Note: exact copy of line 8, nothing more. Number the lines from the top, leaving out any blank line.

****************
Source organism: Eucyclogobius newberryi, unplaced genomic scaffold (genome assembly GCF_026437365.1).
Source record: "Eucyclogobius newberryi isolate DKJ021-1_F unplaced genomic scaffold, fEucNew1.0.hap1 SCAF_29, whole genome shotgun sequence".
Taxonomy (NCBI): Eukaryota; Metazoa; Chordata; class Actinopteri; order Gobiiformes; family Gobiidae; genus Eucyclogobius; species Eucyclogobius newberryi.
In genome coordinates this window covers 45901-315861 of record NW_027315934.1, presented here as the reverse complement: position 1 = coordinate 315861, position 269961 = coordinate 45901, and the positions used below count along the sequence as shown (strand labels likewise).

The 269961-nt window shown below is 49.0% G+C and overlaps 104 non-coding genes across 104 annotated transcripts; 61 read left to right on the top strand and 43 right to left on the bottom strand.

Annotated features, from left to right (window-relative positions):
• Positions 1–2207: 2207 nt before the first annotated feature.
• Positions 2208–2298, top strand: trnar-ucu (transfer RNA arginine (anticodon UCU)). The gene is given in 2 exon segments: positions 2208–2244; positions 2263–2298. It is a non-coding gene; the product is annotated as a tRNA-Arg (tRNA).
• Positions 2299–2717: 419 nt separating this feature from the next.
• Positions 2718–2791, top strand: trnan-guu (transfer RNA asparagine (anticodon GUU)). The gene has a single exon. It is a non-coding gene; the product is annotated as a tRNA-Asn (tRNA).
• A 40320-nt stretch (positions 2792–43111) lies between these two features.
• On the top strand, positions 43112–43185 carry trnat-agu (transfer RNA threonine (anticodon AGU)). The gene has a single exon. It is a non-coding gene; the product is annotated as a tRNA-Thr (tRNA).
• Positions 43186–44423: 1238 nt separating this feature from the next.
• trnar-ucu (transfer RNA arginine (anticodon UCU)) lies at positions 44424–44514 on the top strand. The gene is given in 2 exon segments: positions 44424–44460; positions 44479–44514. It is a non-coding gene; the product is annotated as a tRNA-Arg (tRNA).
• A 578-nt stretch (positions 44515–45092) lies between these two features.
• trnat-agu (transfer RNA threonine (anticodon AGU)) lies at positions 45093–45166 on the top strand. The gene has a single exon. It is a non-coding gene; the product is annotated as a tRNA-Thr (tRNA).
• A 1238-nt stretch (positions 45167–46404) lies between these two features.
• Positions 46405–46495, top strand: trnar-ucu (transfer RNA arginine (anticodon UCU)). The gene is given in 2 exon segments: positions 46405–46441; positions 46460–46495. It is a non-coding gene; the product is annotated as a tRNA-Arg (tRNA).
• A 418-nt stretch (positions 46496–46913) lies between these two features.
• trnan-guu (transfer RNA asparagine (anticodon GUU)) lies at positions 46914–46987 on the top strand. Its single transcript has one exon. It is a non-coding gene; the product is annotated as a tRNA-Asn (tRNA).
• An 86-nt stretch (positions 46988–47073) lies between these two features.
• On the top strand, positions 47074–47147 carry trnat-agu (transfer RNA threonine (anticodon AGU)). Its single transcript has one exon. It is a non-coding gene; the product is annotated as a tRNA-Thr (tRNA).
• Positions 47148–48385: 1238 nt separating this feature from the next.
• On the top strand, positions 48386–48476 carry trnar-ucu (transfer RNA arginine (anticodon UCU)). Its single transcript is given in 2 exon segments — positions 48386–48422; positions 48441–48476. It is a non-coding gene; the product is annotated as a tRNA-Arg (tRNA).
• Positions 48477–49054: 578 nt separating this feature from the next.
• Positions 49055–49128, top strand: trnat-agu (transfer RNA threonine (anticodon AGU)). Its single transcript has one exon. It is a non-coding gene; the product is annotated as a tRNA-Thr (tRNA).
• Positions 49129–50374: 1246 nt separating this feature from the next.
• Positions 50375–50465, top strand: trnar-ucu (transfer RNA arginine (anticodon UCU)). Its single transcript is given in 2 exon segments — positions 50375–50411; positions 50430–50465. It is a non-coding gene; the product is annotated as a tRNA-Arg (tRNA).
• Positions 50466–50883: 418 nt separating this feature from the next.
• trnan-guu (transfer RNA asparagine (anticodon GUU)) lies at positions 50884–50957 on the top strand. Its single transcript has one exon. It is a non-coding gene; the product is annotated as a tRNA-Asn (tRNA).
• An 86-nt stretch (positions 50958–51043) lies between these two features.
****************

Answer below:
• Positions 2208–2298, top strand: trnar-ucu (transfer RNA arginine (anticodon UCU)). The gene is given in 2 exon segments: positions 2208–2244; positions 2263–2298. It is a non-coding gene; the product is annotated as a tRNA-Arg (tRNA).